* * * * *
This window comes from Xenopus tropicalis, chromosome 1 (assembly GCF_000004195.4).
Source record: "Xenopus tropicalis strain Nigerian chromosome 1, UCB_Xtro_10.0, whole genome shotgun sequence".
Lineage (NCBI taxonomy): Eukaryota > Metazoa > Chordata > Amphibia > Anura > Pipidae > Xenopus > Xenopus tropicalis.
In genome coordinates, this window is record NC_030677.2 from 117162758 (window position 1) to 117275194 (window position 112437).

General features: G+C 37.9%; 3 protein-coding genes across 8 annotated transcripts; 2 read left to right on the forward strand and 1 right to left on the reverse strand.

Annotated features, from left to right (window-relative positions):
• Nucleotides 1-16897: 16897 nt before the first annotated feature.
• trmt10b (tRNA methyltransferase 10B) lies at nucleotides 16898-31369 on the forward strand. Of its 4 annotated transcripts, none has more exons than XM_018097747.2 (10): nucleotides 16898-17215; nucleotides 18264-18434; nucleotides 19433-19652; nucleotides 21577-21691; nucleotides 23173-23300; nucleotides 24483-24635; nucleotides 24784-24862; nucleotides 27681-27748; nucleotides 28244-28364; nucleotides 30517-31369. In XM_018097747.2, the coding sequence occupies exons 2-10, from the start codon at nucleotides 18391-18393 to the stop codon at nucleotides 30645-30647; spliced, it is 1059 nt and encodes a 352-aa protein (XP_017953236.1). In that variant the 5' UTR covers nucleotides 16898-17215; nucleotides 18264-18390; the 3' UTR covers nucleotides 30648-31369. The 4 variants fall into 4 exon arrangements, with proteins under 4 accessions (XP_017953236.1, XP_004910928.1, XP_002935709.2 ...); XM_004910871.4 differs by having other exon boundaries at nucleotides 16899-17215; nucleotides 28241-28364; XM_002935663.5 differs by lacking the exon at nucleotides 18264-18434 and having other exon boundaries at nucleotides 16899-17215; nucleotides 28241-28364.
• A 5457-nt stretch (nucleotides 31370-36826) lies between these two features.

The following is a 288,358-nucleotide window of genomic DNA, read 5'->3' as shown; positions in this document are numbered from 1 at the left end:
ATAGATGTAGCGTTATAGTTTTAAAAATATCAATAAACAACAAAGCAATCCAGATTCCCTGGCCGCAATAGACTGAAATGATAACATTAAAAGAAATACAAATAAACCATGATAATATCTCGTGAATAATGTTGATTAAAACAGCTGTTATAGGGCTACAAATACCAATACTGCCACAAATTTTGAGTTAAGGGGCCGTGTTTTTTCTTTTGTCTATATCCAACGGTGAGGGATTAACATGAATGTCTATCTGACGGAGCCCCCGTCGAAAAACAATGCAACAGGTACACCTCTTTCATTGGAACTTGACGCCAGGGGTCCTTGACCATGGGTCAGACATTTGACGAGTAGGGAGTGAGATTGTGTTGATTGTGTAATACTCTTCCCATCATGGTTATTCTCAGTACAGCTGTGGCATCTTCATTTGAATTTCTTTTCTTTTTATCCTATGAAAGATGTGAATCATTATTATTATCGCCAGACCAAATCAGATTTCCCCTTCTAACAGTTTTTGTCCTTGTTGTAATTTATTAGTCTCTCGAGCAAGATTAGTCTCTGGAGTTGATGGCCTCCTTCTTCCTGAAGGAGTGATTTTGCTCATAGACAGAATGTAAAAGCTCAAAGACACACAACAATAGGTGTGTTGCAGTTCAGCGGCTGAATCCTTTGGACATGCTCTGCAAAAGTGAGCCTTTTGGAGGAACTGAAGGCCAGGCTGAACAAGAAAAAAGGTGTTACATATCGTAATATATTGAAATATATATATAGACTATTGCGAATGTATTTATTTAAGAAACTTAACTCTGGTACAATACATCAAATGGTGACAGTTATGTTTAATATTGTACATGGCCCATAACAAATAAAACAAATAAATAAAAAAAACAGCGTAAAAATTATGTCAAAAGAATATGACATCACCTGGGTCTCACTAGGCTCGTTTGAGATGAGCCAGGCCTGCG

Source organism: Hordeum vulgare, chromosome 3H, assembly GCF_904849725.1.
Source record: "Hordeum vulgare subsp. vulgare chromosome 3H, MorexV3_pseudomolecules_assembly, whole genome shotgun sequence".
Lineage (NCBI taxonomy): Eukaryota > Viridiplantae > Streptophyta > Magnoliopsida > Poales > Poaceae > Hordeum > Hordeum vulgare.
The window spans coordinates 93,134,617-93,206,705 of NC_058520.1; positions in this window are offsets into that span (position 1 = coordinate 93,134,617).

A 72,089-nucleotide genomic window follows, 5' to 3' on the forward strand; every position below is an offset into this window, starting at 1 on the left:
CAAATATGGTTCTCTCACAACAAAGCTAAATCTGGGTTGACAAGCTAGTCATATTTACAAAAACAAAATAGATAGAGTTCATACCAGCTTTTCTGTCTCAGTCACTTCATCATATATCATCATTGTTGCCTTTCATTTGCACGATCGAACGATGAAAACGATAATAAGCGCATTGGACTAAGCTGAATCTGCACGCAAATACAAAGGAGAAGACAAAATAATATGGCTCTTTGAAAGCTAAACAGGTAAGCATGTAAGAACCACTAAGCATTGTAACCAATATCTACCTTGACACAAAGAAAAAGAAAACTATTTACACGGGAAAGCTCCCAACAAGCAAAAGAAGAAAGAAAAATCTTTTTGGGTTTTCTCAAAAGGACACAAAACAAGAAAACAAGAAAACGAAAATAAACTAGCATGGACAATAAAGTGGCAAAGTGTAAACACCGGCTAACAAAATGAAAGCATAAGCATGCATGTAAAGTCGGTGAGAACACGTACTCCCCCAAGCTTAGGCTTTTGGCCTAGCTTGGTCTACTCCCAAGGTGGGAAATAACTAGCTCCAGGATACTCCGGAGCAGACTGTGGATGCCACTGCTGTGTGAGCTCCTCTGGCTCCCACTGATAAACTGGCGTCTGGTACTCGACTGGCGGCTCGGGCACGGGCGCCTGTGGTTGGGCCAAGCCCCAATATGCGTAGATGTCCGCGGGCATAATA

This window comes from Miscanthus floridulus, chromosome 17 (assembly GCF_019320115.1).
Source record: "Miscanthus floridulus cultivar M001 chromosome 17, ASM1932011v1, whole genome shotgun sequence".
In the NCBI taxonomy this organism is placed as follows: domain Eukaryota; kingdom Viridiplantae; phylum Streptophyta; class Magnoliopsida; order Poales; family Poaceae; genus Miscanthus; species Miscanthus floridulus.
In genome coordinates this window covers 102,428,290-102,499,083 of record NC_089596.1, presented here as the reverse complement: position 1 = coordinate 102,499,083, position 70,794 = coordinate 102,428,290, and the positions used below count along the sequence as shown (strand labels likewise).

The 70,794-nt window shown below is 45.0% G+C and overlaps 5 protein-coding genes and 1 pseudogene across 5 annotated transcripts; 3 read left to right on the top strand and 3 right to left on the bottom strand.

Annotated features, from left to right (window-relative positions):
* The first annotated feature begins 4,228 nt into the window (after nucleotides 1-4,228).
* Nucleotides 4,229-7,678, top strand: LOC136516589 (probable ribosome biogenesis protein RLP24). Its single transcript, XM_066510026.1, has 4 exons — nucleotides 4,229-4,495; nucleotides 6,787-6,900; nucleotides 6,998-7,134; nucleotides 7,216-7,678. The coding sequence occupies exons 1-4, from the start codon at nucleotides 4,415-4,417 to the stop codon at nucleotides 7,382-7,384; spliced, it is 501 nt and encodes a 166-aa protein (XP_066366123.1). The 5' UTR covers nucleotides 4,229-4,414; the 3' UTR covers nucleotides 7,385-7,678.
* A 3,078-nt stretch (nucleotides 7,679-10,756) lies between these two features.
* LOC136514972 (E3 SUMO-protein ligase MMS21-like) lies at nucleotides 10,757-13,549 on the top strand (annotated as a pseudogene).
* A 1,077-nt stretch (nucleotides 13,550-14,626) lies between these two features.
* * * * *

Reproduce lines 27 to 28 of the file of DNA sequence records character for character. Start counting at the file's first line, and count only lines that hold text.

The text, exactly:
* LOC136514972 (E3 SUMO-protein ligase MMS21-like) lies at nucleotides 10,757-13,549 on the top strand (annotated as a pseudogene).
* A 1,077-nt stretch (nucleotides 13,550-14,626) lies between these two features.